Stories written by Kristin Palitza
| Web

Rebuilding Zimbabwe’s Health System

A newborn baby lets out a feeble cry as midwife Anna Mungara tends to a small wound on its head, at the provincial hospital in Masvingo, a town in southeast Zimbabwe.

Q&A: How to Create a South African Society that Rewards Hard Work

In his new book, “The Great African Society – A Plan for a Nation Gone Astray”, Hlumelo Biko, the son of late Black Consciousness leader Steve Biko, says that if nothing changes in South Africa, the country will become engulfed by corruption, crime, social decay, hopelessness and anger.

Africa’s Economic Growth Not Matched by Poverty Reduction

Despite the rapid economic growth in sub-Saharan Africa, the continent has shown a poor capacity to commensurately boost jobs and reduce poverty, according to a report by the African Development Bank titled “Assessing Progress in Africa towards the Millennium Development Goals.”

Africa’s Mobile Health Revolution

A nurse working in a remote clinic in Mueda, a small town in northern Mozambique’s Makonde Plateau, receives a shipment of vaccines from the national health department. Using special software on her mobile phone, she sends out a mass text message to alert mothers in the area about the availability of immunisations.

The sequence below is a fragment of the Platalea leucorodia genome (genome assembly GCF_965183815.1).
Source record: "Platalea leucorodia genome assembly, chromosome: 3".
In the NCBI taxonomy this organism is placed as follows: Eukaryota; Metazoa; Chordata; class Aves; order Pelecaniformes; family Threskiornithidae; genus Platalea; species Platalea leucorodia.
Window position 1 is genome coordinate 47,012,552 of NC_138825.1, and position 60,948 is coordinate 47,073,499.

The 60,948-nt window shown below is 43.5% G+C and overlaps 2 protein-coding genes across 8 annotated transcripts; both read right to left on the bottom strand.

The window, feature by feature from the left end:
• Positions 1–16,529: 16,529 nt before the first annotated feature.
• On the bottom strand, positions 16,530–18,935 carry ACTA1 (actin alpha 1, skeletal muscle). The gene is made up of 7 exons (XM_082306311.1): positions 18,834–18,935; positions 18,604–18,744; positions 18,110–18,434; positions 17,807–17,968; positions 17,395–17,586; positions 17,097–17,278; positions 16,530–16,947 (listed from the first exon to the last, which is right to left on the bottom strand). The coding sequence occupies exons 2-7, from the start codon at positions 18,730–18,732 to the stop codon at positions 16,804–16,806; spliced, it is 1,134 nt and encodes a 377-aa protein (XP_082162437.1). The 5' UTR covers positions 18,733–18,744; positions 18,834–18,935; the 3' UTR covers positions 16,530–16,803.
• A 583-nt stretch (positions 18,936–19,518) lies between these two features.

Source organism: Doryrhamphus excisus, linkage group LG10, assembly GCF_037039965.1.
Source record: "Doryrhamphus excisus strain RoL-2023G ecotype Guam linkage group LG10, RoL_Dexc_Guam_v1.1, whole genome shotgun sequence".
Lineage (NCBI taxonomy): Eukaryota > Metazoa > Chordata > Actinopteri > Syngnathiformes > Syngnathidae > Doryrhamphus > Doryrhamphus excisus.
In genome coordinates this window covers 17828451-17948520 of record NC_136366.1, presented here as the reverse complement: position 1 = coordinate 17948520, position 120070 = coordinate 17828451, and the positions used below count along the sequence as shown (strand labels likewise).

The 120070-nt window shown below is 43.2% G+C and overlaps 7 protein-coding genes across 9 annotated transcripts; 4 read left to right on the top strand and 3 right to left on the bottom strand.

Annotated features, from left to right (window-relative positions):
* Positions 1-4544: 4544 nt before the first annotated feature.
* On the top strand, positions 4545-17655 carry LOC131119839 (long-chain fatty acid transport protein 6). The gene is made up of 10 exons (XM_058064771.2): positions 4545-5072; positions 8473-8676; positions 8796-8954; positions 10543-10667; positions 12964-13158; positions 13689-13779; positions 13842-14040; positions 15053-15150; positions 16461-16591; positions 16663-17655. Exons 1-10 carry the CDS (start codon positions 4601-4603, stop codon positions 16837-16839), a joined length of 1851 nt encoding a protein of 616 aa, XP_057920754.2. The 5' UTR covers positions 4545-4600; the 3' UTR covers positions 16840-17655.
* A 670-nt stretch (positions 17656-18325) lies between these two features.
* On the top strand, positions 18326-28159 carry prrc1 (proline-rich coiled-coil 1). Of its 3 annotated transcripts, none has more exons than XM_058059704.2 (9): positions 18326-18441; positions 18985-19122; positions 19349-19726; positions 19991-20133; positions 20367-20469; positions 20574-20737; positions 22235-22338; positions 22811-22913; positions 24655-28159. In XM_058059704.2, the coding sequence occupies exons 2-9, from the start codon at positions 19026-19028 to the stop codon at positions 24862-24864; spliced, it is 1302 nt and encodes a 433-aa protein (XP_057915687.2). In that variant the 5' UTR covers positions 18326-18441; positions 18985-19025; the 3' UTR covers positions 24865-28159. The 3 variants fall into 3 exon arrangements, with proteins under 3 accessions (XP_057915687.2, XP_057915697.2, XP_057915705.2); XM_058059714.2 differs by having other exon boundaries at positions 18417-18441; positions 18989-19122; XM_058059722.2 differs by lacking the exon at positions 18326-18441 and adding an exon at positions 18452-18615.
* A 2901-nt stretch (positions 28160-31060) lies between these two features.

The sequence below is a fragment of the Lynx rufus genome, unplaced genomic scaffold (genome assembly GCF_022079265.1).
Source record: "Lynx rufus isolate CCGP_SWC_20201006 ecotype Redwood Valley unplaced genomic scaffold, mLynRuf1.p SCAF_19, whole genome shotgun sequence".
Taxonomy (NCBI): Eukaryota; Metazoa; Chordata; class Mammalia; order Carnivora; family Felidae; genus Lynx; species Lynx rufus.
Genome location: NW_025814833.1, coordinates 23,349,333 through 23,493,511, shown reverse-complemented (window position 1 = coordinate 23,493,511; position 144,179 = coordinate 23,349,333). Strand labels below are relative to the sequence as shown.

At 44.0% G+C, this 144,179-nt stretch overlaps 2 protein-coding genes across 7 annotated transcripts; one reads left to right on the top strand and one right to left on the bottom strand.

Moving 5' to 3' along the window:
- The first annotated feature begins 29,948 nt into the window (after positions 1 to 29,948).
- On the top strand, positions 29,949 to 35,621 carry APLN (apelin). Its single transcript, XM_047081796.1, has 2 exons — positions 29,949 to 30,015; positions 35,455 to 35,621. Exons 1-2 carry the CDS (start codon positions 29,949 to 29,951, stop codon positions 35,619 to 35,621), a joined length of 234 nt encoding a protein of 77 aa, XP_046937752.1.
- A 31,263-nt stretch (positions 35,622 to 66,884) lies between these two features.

Saving Tanzania’s Poorest Children

Half asleep, Anuary lies exhausted on his bed in Amana Hospital in Dar es Salaam, Tanzania’s capital. His mother, Mariam Saidi, sits on the edge of his mattress, staring blankly out of the window. Every now and then, she turns to wipe her 18-month-old son’s forehead.

Q&A: Rescuing Child Soldiers in CAR

The protection of children remains critical in the Central African Republic, where parents willingly give their children to armed groups in exchange for protection and services.

Chinese workers in front of five star 90-million dollar hotel in Malawi. Credit: Claire Ngozo/IPS